In a surprising new study, Stanford researchers have found that drought-ravaged California is sitting on top of a vast and previously unrecognized water resource, in the form of deep groundwater, residing at depths between 1,000 and nearly 10,000 feet below the surface of the state’s always thirsty Central Valley.
[...] new research could prove controversial among scientists trying to interpret what it means for a state that has battled over water, and its distribution, going back many decades. — washingtonpost.com
All the progress we have made will now be put on hold and the government’s attention will be diverted while we try and work out how to deal with Brexit. - Rob Naybour, Weston Williamson + Partners
It was revealed earlier this month that declassified U.S. spy satellite photographs taken above the Antarctic have inadvertently also documented how that continent has been affected by climate change. In this case, deep in the archives of national intelligence agencies are satellite photos half a century old in which scientifically useful data has been hiding in plain sight. These now-outdated spy photographs have thus found an unexpected second life as important tools of planetary science... — the Atlantic
When we first visited Bankside Power Station for the original Tate Modern competition in 1994, it seemed like the castle in Sleeping Beauty – an enormous urban mountain that was completely overgrown, surrounded by barbed wire and prickly roses, as if protecting the hidden beauty inside. It seemed dangerous. It is totally unimaginable now, but this was a huge chunk of the city that was totally excluded from public life, set back behind high walls. — theguardian.com
River LA is less interested in giving a clear picture of what Gehry’s plan eventually may include than in tamping down charges that it has been born of secrecy — and worries that it may operate as a Trojan horse, a kind of high-design architectural cover, for rampant real-estate speculation [...]
A central goal of this master plan... will be to strike an effective balance between maintaining flood-control measures while opening up the river to new kinds of public access.
Mr. Margolies, who died on May 26, at 76, was considered the country’s foremost photographer of vernacular architecture — the coffee shops shaped like coffeepots; the gas station shaped like a teapot (the Teapot Dome Service Station in Zillah, Wash.); and the motels shaped like all manner of things, from wigwams to zeppelins to railroad cars — that once stood as proud totems along America’s blue highways. — The New York Times
"Climate change is happening so fast and on such a huge scale that it's forcing us to change the borders of a country," said head of the mapping expedition, Marco Ferrari... The borders of a country are "something we always consider as stable, as a political device, the foundation of the modern state, the most sacred thing, but this huge natural transformation makes clear how disruptive and alarming these changes are," he said. — Vice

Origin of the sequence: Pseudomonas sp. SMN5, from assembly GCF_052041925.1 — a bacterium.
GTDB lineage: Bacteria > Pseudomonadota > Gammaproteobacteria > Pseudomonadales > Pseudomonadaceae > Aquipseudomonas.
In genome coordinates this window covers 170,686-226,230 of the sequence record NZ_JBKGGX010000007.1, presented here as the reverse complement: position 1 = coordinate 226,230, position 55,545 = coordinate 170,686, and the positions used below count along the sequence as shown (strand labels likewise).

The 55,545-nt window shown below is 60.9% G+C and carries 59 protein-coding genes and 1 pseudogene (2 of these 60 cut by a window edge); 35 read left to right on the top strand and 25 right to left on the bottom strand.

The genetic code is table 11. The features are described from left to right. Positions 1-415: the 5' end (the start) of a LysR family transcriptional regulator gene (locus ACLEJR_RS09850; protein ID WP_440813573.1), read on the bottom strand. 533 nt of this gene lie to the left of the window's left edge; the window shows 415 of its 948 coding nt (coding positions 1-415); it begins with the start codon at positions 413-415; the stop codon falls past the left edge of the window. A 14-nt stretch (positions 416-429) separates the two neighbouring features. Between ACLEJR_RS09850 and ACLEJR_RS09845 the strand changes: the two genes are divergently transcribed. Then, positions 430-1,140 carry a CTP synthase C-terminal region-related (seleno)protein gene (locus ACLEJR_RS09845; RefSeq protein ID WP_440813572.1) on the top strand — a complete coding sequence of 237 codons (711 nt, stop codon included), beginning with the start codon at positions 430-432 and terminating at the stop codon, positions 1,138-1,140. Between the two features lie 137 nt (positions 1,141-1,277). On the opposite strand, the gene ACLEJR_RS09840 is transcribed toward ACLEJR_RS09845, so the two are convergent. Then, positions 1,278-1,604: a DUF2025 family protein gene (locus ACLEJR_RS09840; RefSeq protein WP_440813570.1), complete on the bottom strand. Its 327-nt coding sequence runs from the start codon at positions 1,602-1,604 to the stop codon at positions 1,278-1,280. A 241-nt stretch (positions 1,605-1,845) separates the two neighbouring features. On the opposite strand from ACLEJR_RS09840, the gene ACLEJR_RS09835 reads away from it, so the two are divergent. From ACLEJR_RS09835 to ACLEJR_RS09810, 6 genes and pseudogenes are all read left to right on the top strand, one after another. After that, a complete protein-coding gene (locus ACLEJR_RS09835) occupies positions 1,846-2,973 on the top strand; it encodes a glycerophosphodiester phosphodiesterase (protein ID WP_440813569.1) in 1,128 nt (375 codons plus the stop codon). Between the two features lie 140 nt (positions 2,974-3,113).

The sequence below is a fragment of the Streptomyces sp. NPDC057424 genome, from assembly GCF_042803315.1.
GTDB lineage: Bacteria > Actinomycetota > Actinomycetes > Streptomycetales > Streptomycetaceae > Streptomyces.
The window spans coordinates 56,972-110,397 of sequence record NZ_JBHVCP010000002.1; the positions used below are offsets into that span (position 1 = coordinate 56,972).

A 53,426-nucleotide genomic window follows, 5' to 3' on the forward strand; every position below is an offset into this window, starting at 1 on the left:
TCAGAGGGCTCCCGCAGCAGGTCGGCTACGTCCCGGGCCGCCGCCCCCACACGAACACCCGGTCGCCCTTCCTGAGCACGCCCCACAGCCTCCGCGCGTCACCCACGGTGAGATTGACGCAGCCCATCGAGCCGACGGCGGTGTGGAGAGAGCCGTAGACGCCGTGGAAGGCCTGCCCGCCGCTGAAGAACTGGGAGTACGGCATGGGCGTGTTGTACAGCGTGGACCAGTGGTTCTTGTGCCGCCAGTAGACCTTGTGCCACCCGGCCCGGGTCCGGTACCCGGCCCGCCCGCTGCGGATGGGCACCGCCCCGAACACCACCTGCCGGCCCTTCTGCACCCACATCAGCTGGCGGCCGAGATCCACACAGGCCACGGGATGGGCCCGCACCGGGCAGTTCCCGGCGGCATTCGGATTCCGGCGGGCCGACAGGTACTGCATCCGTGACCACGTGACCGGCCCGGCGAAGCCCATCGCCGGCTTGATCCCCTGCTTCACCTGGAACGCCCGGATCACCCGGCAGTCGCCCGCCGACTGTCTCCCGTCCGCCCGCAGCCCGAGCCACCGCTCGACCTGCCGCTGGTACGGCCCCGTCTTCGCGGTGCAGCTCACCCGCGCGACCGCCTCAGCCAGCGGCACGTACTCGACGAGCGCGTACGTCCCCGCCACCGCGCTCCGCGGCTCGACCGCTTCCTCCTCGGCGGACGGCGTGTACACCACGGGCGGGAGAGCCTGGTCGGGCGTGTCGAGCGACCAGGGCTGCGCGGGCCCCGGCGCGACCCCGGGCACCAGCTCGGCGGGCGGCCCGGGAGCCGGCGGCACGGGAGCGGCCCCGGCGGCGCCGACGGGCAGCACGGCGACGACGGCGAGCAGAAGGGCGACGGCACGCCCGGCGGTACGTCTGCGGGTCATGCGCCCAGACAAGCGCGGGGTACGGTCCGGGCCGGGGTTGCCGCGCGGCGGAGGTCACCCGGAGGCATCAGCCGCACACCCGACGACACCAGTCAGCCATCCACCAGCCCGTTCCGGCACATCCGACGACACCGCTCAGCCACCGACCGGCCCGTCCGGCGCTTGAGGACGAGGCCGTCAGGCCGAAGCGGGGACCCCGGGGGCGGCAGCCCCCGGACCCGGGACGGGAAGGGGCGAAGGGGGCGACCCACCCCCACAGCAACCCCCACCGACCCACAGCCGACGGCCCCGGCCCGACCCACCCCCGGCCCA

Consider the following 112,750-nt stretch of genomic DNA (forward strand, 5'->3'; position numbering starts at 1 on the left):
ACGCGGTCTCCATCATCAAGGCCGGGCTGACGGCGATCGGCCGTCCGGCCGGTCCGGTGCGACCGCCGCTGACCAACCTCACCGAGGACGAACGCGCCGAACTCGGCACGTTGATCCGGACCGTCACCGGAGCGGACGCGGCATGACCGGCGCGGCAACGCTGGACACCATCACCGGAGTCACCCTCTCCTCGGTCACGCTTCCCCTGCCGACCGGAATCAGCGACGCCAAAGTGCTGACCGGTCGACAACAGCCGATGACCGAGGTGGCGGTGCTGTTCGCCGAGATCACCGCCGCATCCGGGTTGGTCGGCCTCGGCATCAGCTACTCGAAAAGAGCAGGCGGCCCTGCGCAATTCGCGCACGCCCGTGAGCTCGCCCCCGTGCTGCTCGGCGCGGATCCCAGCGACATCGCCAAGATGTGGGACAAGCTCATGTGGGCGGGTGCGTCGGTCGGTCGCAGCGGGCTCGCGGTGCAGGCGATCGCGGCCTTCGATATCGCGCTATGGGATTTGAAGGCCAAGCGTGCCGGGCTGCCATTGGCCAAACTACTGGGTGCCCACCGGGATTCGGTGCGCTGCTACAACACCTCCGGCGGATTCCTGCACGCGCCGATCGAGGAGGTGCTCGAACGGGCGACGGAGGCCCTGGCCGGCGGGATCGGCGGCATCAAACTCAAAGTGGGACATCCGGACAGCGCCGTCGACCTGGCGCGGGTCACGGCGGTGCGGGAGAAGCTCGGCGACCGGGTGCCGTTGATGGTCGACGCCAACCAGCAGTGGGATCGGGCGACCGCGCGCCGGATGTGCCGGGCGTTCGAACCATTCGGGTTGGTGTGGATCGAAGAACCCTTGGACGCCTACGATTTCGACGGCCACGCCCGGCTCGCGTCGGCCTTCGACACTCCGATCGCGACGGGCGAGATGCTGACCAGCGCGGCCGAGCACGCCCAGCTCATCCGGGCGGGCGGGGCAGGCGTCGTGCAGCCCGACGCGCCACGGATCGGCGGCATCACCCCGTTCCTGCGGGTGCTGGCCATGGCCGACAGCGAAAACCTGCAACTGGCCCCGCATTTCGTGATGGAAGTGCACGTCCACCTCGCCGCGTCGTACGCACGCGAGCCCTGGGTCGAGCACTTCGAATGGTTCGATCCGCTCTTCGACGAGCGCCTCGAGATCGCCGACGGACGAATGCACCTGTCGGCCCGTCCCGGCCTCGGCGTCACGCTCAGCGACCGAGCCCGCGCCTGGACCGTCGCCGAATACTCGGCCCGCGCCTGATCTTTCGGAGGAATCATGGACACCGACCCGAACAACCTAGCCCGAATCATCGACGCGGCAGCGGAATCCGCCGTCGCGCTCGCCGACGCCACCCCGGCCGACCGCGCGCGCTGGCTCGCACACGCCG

When is a garden bridge not a garden bridge? When it’s a bridge garden, according to Allies and Morrison, the Southwark-based architects who have come up with a cheap and cheerful alternative to the eye-wateringly expensive, contractually dubious proposal by Thomas Heatherwick and Joanna Lumley for a floating forest across the Thames. — theguardian.com
The show, curated by the V&A’s Maria Nicanor and Zofia Trafas White, is a fascinating exploration of the 20th century engineer’s life and work, and how it has influenced today’s practices in his field. Arup, fittingly argue the curators, was a true pioneer, championing real collaboration with architects, using a computer for the first time during the Sydney Opera House project in the 1960s – a hefty but fascinating machine called 'Pegasus', on display at the show. — wallpaper.com
The diversity of landscapes is fascinating. The northern edge is a meadow with wild grass, nut trees, poplars and elms, but venture deeper into the park, towards the three interconnected lakes at its heart, and the vegetation becomes denser and more characteristic of wetlands: various types of willow, Johnson grass and water lilies. — the guardian
CALIFORNIA WON’T BE throwing much shade this summer. It would need trees to do that. Last year almost 30 million trees died in the Golden State—and that number is expected to double or triple by the end of 2016. The high mortality rates come at a time when the state needs healthy forests most, with climate change looming always and a La Niña—El Niño’s dry hermana—on the way. — Wired
Los Angeles is in for a lot of (proposed) change, especially in its downtown core. Yesterday, the City of L.A. announced Mia Lehrer + Associates and OMA as the winners of a competition to design a new public park called the FAB Park...Proposed for the well-trafficked streets of First and Broadway in downtown L.A., the 1.96-acre FAB Park will integrate “the themes of food, art, and land.” — Bustler
Smithfield market will be the museum’s new home, but which architectural vision should shape its future: the eye-catching one, the ghostly one, the corporate one … or the one that rings alarm bells?
Little detail has been revealed about the shortlisted schemes, which will go on public exhibition from 10 June to 5 August with a winner chosen by an expert panel later this summer. — theguardian.com
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